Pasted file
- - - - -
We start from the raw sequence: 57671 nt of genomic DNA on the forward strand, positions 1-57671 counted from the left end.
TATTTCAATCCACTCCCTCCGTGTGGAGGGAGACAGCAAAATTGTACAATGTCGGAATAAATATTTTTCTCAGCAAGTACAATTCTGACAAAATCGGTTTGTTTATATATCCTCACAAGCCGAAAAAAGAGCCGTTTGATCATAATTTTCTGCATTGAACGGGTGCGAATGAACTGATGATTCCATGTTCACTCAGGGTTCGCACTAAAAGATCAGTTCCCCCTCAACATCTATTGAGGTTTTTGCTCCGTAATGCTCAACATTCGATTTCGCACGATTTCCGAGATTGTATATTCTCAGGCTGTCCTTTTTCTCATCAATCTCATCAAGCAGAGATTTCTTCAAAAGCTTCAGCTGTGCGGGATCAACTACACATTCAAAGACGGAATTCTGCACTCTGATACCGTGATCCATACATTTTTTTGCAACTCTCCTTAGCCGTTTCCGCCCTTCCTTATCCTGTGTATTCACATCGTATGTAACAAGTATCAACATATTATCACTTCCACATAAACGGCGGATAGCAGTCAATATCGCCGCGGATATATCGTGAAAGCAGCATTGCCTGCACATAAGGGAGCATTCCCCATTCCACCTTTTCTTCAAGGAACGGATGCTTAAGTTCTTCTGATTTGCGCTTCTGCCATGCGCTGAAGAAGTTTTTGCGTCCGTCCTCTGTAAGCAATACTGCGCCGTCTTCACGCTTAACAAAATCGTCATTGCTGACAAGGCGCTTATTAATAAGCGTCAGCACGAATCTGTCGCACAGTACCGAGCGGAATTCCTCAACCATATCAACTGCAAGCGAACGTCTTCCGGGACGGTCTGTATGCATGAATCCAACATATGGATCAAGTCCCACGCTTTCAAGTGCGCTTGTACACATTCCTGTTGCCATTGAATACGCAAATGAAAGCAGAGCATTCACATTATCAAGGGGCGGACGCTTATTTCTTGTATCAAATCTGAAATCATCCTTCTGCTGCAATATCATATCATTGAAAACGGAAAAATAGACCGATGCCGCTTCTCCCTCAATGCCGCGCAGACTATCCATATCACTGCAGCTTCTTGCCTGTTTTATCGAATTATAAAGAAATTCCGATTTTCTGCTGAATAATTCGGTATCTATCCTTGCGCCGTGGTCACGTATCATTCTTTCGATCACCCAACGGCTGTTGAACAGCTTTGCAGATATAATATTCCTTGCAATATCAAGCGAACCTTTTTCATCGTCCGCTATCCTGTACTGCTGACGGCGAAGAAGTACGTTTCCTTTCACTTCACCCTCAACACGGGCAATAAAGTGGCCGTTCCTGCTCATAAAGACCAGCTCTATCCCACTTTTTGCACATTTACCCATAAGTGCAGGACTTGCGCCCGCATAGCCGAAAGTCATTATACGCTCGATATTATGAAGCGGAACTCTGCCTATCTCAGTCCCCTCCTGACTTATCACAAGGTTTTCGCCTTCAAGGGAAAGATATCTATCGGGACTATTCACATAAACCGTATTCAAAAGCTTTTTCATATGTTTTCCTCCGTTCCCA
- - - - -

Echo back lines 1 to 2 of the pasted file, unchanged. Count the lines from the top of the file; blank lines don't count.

We start from the raw sequence: 57671 nt of genomic DNA on the forward strand, positions 1-57671 counted from the left end.
TATTTCAATCCACTCCCTCCGTGTGGAGGGAGACAGCAAAATTGTACAATGTCGGAATAAATATTTTTCTCAGCAAGTACAATTCTGACAAAATCGGTTTGTTTATATATCCTCACAAGCCGAAAAAAGAGCCGTTTGATCATAATTTTCTGCATTGAACGGGTGCGAATGAACTGATGATTCCATGTTCACTCAGGGTTCGCACTAAAAGATCAGTTCCCCCTCAACATCTATTGAGGTTTTTGCTCCGTAATGCTCAACATTCGATTTCGCACGATTTCCGAGATTGTATATTCTCAGGCTGTCCTTTTTCTCATCAATCTCATCAAGCAGAGATTTCTTCAAAAGCTTCAGCTGTGCGGGATCAACTACACATTCAAAGACGGAATTCTGCACTCTGATACCGTGATCCATACATTTTTTTGCAACTCTCCTTAGCCGTTTCCGCCCTTCCTTATCCTGTGTATTCACATCGTATGTAACAAGTATCAACATATTATCACTTCCACATAAACGGCGGATAGCAGTCAATATCGCCGCGGATATATCGTGAAAGCAGCATTGCCTGCACATAAGGGAGCATTCCCCATTCCACCTTTTCTTCAAGGAACGGATGCTTAAGTTCTTCTGATTTGCGCTTCTGCCATGCGCTGAAGAAGTTTTTGCGTCCGTCCTCTGTAAGCAATACTGCGCCGTCTTCACGCTTAACAAAATCGTCATTGCTGACAAGGCGCTTATTAATAAGCGTCAGCACGAATCTGTCGCACAGTACCGAGCGGAATTCCTCAACCATATCAACTGCAAGCGAACGTCTTCCGGGACGGTCTGTATGCATGAATCCAACATATGGATCAAGTCCCACGCTTTCAAGTGCGCTTGTACACATTCCTGTTGCCATTGAATACGCAAATGAAAGCAGAGCATTCACATTATCAAGGGGCGGACGCTTATTTCTTGTATCAAATCTGAAATCATCCTTCTGCTGCAATATCATATCATTGAAAACGGAAAAATAGACCGATGCCGCTTCTCCCTCAATGCCGCGCAGACTATCCATATCACTGCAGCTTCTTGCCTGTTTTATCGAATTATAAAGAAATTCCGATTTTCTGCTGAATAATTCGGTATCTATCCTTGCGCCGTGGTCACGTATCATTCTTTCGATCACCCAACGGCTGTTGAACAGCTTTGCAGATATAATATTCCTTGCAATATCAAGCGAACCTTTTTCATCGTCCGCTATCCTGTACTGCTGACGGCGAAGAAGTACGTTTCCTTTCACTTCACCCTCAACACGGGCAATAAAGTGGCCGTTCCTGCTCATAAAGACCAGCTCTATCCCACTTTTTGCACATTTACCCATAAGTGCAGGACTTGCGCCCGCATAGCCGAAAGTCATTATACGCTCGATATTATGAAGCGGAACTCTGCCTATCTCAGTCCCCTCCTGACTTATCACAAGGTTTTCGCCTTCAAGGGAAAGATATCTATCGGGACTATTCACATAAACCGTATTCAAAAGCTTTTTCATATGTTTTCCTCCGTTCCCA